“David Gillham’s excellent new novel, ‘City of Women,’ is built on one of the most extraordinary and faithful recreations of a time in history – Berlin in World War II – that I’ve ever read.” – Alan Furst
It is 1943, the height of the Second World War, and Berlin has essentially become a city of women. The men are fighting and dying at the front. Those who return alive are injured, ghosts of their former selves. But on the home front the women solider on.
While her husband is entrenched outside of Moscow, Sigrid Schröder is, for all intents and purposes, the model German soldier’s wife: She goes to work every day, does as much with her rations as she can, and dutifully cares for her meddling mother-in-law, all the while ignoring the horrific immoralities of the regime. But behind this façade is an entirely different Sigrid, a woman who dreams of her former lover who is now lost in the chaos of the war. Her lover is Jewish.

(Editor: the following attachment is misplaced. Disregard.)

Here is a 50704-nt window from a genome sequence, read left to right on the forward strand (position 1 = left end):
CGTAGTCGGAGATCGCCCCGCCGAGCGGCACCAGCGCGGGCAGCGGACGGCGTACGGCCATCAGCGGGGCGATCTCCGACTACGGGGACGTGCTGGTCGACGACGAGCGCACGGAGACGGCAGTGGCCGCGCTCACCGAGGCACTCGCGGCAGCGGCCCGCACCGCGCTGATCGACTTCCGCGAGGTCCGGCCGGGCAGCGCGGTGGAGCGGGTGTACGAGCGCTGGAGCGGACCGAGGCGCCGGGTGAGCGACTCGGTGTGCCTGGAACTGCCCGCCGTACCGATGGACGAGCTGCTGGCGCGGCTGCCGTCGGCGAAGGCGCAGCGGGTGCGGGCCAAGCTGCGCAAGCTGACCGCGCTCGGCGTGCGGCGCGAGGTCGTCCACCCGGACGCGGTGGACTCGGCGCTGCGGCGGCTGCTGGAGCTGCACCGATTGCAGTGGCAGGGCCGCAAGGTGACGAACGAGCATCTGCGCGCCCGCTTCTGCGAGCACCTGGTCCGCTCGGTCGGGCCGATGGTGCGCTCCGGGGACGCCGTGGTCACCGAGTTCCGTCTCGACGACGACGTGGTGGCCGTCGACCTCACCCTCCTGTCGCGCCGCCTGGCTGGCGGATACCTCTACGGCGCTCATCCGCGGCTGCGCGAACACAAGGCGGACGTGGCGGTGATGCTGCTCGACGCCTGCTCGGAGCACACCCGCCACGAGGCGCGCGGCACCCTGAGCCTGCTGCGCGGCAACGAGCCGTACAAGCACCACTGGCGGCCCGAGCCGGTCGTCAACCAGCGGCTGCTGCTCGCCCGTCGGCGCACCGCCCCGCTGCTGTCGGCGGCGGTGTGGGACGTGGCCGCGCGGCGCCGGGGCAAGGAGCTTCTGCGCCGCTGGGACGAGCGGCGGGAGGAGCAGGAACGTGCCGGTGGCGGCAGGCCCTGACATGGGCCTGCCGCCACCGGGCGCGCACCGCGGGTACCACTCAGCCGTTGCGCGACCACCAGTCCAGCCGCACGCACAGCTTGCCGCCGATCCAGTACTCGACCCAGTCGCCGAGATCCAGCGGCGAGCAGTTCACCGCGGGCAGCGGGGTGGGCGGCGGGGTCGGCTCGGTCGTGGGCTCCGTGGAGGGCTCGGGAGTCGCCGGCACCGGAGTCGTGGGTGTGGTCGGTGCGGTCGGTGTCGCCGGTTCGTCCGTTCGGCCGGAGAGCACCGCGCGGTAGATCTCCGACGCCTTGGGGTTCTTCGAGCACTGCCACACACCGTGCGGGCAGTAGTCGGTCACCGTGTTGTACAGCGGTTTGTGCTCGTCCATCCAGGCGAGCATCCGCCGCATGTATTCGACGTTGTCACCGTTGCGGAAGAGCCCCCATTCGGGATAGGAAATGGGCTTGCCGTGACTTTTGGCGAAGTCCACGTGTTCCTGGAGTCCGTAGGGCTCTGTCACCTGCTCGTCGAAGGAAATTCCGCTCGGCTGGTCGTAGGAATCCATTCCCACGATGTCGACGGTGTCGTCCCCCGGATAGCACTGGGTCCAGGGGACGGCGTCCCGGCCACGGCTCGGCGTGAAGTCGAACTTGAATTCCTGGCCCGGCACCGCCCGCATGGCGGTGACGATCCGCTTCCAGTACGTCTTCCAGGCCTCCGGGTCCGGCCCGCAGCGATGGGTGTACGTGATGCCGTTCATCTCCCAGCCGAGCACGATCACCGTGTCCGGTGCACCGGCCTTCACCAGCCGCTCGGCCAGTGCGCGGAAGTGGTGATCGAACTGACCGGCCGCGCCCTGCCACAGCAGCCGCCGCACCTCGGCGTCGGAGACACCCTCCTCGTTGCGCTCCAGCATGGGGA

Before long, Sigrid finds herself embroiled in an underground world she knew nothing about. When she becomes responsible for hiding a mother and her two young daughters, who might be her lover’s family – Sigrid is forced to make an agonizing decision that could cost her everything.
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